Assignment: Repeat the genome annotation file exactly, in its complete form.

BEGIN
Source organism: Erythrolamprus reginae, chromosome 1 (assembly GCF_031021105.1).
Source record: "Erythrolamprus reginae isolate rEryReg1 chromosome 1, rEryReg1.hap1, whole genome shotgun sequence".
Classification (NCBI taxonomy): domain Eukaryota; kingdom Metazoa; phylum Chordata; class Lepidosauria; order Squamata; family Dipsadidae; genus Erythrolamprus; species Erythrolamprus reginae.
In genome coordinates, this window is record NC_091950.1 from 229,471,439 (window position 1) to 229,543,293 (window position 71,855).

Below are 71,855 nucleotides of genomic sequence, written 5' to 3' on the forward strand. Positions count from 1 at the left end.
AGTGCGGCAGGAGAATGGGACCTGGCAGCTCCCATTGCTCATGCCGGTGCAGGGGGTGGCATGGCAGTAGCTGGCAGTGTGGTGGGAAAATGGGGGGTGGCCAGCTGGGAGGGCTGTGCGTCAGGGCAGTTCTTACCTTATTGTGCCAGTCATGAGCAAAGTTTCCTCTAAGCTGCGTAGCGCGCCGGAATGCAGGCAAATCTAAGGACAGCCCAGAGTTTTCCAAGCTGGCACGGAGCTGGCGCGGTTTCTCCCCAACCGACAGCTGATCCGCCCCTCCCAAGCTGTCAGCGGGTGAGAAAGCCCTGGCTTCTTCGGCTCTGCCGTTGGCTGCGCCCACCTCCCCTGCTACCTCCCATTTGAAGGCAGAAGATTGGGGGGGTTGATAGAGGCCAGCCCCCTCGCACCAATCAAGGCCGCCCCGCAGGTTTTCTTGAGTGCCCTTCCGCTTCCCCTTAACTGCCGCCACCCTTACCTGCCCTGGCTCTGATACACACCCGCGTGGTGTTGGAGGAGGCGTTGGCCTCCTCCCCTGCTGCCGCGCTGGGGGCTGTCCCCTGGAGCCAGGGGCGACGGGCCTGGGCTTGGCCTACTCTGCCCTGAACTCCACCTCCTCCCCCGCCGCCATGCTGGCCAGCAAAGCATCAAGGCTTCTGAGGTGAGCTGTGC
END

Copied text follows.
Source organism: Erythrolamprus reginae, chromosome 1 (assembly GCF_031021105.1).
Source record: "Erythrolamprus reginae isolate rEryReg1 chromosome 1, rEryReg1.hap1, whole genome shotgun sequence".
Classification (NCBI taxonomy): domain Eukaryota; kingdom Metazoa; phylum Chordata; class Lepidosauria; order Squamata; family Dipsadidae; genus Erythrolamprus; species Erythrolamprus reginae.
In genome coordinates, this window is record NC_091950.1 from 229,471,439 (window position 1) to 229,543,293 (window position 71,855).

Below are 71,855 nucleotides of genomic sequence, written 5' to 3' on the forward strand. Positions count from 1 at the left end.
AGTGCGGCAGGAGAATGGGACCTGGCAGCTCCCATTGCTCATGCCGGTGCAGGGGGTGGCATGGCAGTAGCTGGCAGTGTGGTGGGAAAATGGGGGGTGGCCAGCTGGGAGGGCTGTGCGTCAGGGCAGTTCTTACCTTATTGTGCCAGTCATGAGCAAAGTTTCCTCTAAGCTGCGTAGCGCGCCGGAATGCAGGCAAATCTAAGGACAGCCCAGAGTTTTCCAAGCTGGCACGGAGCTGGCGCGGTTTCTCCCCAACCGACAGCTGATCCGCCCCTCCCAAGCTGTCAGCGGGTGAGAAAGCCCTGGCTTCTTCGGCTCTGCCGTTGGCTGCGCCCACCTCCCCTGCTACCTCCCATTTGAAGGCAGAAGATTGGGGGGGTTGATAGAGGCCAGCCCCCTCGCACCAATCAAGGCCGCCCCGCAGGTTTTCTTGAGTGCCCTTCCGCTTCCCCTTAACTGCCGCCACCCTTACCTGCCCTGGCTCTGATACACACCCGCGTGGTGTTGGAGGAGGCGTTGGCCTCCTCCCCTGCTGCCGCGCTGGGGGCTGTCCCCTGGAGCCAGGGGCGACGGGCCTGGGCTTGGCCTACTCTGCCCTGAACTCCACCTCCTCCCCCGCCGCCATGCTGGCCAGCAAAGCATCAAGGCTTCTGAGGTGAGCTGTGC